Again only through calm questioning, where we aim to elicit as much information as possible, without blame, can we find out the real reason, rather than jumping to conclusions. One way to do this is to use the TED technique. Where we might ask “Tell me some more about that?”, or “Explain how that would work?”, or “Describe what success would look like here?” With the TED technique we ask questions that encourage the other person to open-up, and then we listen …… remembering the 30:70 rule (where they talk more than twice as much as us).
It turns out that Mandy was trying to raise £700 for a car, so she could give her mum a lift to/ and from work in the evenings and save her standing at bus-stops in the dark and rain. We can then discuss with her the consequences of her actions, for example she could be permanently excluded from school and the knock-on consequences this could have on her gaining qualifications and the job/ career/ study opportunities she wants. Also that her classmates won’t learn if they merely “copy” her homework, and will therefore probably fail their exams. Then we can ask about other ways that Mandy could earn £700. She may suggest being paid to “tutor” her classmates so that not only do they hand in correct homework, but have also learnt the subject when it comes to exam time, and therefore stand a better chance of passing. She may also suggest doing jobs around the house that we could pay her for. Notice how the suggestions should come from her? People commit more strongly when it’s their own idea/suggestion.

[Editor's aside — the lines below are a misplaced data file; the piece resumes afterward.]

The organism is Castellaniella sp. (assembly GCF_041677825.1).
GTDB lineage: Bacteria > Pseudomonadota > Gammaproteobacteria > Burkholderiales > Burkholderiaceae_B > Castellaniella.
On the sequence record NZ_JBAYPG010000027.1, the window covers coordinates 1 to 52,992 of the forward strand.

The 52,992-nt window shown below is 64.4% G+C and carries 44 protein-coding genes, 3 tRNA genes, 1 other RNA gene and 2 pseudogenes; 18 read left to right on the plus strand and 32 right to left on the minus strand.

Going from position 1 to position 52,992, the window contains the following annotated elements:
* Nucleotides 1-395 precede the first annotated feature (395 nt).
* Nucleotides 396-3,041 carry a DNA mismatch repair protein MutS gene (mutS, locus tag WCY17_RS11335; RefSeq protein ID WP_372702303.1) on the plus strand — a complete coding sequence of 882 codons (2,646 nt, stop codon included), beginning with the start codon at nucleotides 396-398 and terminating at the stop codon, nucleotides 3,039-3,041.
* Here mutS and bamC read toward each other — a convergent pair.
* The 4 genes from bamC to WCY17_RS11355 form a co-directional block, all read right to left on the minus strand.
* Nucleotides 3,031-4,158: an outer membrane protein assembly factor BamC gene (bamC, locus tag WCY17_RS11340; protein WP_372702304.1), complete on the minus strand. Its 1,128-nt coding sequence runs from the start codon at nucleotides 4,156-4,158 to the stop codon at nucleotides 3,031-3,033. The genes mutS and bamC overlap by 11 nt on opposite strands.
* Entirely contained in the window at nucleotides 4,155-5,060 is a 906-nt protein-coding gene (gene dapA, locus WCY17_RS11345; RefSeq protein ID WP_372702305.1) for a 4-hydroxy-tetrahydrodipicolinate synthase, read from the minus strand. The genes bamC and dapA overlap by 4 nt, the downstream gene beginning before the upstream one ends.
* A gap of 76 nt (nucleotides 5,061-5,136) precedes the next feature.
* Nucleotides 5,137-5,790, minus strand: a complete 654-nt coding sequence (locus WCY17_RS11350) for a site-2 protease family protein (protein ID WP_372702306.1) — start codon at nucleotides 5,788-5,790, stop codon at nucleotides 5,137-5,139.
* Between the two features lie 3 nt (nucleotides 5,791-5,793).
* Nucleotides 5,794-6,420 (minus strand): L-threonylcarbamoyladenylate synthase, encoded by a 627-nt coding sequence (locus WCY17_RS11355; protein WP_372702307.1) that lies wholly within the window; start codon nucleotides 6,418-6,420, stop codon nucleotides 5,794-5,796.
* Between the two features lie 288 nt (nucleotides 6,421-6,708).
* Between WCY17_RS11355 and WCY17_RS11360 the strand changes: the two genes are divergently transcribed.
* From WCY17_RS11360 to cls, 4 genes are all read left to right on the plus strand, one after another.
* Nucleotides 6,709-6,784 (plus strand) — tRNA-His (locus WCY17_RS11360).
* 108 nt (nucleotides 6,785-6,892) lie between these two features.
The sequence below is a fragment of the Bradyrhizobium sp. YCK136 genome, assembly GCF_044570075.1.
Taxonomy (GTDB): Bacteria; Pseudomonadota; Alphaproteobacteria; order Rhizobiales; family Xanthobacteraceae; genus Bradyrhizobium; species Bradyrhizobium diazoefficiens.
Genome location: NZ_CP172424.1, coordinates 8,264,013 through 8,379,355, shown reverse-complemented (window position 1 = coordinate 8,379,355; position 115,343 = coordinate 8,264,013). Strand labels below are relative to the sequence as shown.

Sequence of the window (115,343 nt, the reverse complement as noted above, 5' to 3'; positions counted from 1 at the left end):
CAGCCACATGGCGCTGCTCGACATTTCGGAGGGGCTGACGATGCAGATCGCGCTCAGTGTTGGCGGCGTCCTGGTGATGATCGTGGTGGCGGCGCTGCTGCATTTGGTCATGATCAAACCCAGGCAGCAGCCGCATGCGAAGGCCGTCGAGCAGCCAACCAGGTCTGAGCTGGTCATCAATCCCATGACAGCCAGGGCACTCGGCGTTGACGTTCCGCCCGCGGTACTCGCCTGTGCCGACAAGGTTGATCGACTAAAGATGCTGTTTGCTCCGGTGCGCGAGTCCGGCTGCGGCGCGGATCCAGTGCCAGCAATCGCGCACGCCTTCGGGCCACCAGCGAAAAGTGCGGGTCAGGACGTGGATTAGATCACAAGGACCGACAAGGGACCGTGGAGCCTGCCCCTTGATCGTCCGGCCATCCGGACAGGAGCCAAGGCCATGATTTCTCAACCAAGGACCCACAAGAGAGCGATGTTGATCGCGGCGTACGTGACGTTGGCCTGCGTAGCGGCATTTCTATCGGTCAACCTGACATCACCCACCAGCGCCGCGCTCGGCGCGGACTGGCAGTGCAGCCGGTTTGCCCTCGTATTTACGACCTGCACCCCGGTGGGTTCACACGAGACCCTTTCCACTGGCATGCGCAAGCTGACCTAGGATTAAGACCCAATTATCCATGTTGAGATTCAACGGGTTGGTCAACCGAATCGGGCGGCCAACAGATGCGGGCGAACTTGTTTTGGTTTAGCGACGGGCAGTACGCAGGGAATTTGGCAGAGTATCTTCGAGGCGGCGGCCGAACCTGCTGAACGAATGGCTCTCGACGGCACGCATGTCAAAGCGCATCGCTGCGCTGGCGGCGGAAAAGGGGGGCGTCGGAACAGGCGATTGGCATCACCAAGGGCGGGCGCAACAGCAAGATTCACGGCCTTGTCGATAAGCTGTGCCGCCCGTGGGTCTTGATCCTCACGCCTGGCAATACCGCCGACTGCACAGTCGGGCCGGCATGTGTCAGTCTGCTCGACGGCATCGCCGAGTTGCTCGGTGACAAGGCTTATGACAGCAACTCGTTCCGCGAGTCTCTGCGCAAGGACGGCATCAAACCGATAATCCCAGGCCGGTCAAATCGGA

With options 1 to 4 above we were fulfilling one of the strongest habitual behaviour patterns known … the Parent: Child relationship. With Option 5 we were instigating an Adult to Adult conversation. With this option, we:
• Gain an understanding of the reasons behind a specific behaviour (desired or not),
• Praise, reward, share desired behaviours,
• Identify ways to change the environment (Physical and Cultural) to help prevent undesired behaviours,
• Discuss the consequences of undesired behaviour(s), and therefore gain commitment from the person not to repeat them, and
• Encourage the adoption of desired behaviours.